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  • Writer's pictureAbby Brenker

Horror Review: The Ruins (2008)


Alan and I watched a lot of Killer Plant themed movies for our current series on Lunatics Radio Hour. But somehow we missed The Ruins. It wasn’t until we were on vacation in Maine, both in pursuit of spooky horror books to reach on the beach, that Alan picked up the novel version of The Ruins. (While I read Those Across The River).

I haven’t read The Ruins but Alan shared how much it impacted him. It stuck with him. So last night we decided to watch the film from 2008. And wow, what a story it is. The screenplay and novel were both written by Scott Smith. The film was directed by Carter Smith, and stars Jena Malone, Shawn Ashmore and Jonathan Tucker.

Here is the IMDB tagline to set the stage for us: A leisurely Mexican holiday takes a turn for the worse when a group of friends and a fellow tourist embark on a remote archaeological dig in the jungle, where something evil lives among the ruins.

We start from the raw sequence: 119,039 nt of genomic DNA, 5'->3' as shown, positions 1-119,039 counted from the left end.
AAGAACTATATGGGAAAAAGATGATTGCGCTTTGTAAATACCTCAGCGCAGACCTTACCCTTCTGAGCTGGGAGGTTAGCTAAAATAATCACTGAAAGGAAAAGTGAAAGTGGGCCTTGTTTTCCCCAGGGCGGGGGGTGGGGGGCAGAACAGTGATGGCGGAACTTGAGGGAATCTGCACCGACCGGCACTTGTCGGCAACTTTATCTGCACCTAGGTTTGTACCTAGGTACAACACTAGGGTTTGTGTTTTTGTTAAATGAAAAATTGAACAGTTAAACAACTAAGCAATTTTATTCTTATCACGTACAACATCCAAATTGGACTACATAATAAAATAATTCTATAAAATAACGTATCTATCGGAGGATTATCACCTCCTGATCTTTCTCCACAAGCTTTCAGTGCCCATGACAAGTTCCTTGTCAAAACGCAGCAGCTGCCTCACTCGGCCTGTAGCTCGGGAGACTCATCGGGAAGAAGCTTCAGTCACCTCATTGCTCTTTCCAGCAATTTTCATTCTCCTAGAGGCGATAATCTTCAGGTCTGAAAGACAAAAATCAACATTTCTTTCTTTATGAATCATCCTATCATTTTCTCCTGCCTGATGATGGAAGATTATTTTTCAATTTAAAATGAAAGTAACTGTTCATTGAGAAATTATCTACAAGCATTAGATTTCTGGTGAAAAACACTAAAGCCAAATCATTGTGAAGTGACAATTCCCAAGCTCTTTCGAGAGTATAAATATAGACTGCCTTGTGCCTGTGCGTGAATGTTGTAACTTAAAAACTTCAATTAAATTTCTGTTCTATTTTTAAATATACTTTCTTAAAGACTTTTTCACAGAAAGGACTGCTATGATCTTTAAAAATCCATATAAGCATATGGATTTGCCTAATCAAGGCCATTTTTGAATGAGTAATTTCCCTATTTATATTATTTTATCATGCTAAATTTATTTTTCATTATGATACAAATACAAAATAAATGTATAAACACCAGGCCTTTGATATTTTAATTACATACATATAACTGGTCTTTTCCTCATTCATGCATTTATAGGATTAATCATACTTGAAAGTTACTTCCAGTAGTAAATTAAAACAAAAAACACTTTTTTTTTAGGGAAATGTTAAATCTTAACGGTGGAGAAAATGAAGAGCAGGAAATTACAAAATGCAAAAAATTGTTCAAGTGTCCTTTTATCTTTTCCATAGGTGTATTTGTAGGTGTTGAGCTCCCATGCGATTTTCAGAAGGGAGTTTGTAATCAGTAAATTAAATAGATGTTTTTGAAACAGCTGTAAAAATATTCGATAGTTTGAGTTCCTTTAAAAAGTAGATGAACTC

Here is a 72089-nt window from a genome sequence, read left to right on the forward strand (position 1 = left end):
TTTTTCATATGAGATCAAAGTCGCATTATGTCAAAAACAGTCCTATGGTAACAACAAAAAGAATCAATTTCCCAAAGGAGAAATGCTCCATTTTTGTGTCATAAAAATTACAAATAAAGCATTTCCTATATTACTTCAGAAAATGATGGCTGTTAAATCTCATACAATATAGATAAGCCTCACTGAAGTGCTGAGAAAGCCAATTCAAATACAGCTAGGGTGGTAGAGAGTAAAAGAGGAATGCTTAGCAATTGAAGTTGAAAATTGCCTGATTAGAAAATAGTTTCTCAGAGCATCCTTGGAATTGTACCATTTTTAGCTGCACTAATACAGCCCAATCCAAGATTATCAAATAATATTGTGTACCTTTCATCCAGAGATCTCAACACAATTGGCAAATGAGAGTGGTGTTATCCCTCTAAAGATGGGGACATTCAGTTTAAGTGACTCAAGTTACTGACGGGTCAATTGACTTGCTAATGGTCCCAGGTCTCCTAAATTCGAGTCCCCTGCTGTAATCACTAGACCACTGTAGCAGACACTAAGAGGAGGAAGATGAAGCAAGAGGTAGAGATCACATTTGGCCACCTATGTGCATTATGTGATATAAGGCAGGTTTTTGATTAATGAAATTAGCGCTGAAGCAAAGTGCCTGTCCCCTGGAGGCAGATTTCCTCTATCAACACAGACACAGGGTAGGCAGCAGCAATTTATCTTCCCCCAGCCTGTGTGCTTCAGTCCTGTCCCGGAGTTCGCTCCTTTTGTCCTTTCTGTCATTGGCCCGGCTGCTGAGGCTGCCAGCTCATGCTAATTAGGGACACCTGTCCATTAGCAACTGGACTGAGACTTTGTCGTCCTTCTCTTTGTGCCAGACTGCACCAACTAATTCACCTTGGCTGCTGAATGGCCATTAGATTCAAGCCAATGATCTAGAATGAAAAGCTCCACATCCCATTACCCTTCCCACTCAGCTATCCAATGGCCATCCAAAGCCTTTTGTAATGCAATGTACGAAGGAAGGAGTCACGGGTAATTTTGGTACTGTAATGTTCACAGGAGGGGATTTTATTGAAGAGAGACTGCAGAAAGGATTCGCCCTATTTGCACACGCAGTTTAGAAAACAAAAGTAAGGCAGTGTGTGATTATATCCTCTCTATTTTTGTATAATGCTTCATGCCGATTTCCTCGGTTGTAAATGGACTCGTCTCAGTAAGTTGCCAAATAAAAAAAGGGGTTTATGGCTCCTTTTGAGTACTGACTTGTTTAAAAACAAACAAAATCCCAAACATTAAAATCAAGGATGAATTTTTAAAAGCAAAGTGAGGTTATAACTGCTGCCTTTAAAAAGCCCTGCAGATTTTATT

The Ruins is one of those torturous films to watch, because as soon as you put the pieces together, you realize what the outcome will be (also spoiler, apparently the book and film end differently). You have to sit and watch as each character either meets their end or dies in a horrific way in an attempt to survive the killer vines that are slowly taking over their bodies.

Another terrifying moment is when we realize the plants are mimicking the sounds that the characters are making. Our group spends quite a bit of time trying to track down a ringing cell phone that turns out to be the plants parroting back a sound they heard earlier. This mechanic comes into play later when Stacey, one of our leads, is hyperventilating and the plants pick up the noise and amplify it.

Though the film takes place in Mexico, it was actually filmed in Australia during the winter. Though The Ruins is from 2008 the cinematography and animated plants hold up well enough. I wasn’t taken out of the story by any of the effects. The plants themselves are viney with lively red flowers, beautiful but deadly. Even when they are squirming under skin or blooming out of their victims they maintain their beauty.

Going in I expected a film closer to The Descent. I thought I had the entire plot all figured out from the very start. But I wasn’t giving this story enough credit. It truly gets under your skin. The decisions to be made, the hopeless and ever lingering fate of the chaaracters. It’s intense. And it makes you think about some big things.


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